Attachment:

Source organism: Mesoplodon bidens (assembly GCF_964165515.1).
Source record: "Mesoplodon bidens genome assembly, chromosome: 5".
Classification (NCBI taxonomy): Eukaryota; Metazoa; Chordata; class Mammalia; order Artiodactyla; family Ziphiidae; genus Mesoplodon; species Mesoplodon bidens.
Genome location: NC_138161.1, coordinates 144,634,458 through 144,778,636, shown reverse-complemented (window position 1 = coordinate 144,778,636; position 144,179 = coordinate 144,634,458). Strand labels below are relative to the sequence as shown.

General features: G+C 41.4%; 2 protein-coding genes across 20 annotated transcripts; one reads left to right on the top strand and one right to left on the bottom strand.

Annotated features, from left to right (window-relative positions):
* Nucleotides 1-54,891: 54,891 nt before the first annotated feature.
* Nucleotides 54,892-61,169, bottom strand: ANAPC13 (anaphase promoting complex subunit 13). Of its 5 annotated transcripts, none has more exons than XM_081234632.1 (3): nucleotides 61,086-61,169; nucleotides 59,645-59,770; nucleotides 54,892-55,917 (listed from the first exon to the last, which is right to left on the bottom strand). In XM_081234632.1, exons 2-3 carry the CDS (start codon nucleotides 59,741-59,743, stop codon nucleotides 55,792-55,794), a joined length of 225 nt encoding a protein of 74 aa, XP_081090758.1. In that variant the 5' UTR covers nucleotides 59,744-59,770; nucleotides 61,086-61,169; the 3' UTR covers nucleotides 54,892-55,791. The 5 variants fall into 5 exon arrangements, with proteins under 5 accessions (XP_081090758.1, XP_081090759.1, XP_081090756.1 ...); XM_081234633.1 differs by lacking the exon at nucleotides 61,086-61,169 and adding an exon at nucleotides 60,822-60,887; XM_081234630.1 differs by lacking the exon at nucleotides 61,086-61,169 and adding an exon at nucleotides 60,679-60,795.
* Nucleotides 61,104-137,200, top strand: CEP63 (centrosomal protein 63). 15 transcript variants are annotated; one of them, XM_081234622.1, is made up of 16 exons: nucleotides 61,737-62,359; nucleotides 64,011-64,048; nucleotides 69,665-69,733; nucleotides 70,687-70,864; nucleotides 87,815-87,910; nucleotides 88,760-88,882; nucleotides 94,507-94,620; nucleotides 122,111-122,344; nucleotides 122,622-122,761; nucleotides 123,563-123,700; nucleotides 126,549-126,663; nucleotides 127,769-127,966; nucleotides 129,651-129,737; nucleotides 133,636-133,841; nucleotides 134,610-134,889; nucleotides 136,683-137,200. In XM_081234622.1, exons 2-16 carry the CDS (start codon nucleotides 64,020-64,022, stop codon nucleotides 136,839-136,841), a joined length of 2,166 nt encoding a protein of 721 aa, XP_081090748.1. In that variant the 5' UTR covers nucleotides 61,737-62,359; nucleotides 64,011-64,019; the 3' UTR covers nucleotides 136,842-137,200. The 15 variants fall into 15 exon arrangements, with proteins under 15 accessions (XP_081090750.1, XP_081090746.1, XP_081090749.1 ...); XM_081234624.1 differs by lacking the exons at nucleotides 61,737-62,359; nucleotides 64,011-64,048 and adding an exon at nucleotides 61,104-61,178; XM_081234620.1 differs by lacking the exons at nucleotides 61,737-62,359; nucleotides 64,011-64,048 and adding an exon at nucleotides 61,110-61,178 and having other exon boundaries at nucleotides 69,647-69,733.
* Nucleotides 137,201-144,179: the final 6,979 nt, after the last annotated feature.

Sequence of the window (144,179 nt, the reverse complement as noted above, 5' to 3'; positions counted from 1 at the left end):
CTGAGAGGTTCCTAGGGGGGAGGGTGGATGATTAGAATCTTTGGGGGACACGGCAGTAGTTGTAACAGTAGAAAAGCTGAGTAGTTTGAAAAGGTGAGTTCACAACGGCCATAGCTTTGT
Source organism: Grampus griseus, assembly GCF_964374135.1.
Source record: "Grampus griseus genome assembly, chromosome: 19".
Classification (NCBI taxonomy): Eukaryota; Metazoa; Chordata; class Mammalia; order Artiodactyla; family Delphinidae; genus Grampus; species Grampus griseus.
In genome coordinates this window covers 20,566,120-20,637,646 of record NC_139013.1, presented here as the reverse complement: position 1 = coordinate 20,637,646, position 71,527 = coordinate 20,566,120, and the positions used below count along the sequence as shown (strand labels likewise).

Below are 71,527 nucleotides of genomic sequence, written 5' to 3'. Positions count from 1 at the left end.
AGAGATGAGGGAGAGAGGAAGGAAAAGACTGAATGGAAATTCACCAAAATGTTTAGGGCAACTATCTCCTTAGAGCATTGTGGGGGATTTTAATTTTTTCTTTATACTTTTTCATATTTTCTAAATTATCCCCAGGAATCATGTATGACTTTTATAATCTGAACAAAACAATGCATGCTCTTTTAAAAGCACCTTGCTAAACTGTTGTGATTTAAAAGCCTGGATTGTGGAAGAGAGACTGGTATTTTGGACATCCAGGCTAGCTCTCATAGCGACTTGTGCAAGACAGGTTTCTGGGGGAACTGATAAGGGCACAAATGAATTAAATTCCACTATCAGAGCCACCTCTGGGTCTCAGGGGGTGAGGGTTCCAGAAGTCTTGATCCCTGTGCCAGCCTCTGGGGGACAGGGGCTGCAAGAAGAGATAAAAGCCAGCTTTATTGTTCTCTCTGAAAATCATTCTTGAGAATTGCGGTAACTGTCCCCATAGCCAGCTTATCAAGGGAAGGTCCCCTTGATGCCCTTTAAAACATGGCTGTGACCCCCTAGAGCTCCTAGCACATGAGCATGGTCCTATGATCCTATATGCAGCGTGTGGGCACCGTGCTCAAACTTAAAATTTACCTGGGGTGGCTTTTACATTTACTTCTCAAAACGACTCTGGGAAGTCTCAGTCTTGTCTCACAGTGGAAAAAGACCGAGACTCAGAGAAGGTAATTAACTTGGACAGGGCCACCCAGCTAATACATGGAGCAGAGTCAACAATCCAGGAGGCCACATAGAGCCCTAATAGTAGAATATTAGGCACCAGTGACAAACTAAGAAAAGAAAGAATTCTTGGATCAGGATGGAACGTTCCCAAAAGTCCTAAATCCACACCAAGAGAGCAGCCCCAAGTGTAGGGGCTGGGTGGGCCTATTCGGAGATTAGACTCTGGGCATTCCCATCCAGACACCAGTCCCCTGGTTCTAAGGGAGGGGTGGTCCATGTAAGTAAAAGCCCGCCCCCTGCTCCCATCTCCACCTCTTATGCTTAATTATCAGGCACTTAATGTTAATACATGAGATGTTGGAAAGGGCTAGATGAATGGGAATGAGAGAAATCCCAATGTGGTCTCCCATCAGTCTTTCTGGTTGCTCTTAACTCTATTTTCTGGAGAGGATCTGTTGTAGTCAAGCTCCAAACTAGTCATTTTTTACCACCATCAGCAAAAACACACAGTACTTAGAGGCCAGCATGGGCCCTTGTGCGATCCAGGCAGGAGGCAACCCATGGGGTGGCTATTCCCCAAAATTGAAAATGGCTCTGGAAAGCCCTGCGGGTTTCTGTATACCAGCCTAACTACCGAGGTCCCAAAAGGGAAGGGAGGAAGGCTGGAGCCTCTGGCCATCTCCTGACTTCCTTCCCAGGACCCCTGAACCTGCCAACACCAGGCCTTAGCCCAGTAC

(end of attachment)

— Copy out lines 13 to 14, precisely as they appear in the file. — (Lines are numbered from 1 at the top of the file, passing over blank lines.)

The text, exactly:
Source organism: Grampus griseus, assembly GCF_964374135.1.
Source record: "Grampus griseus genome assembly, chromosome: 19".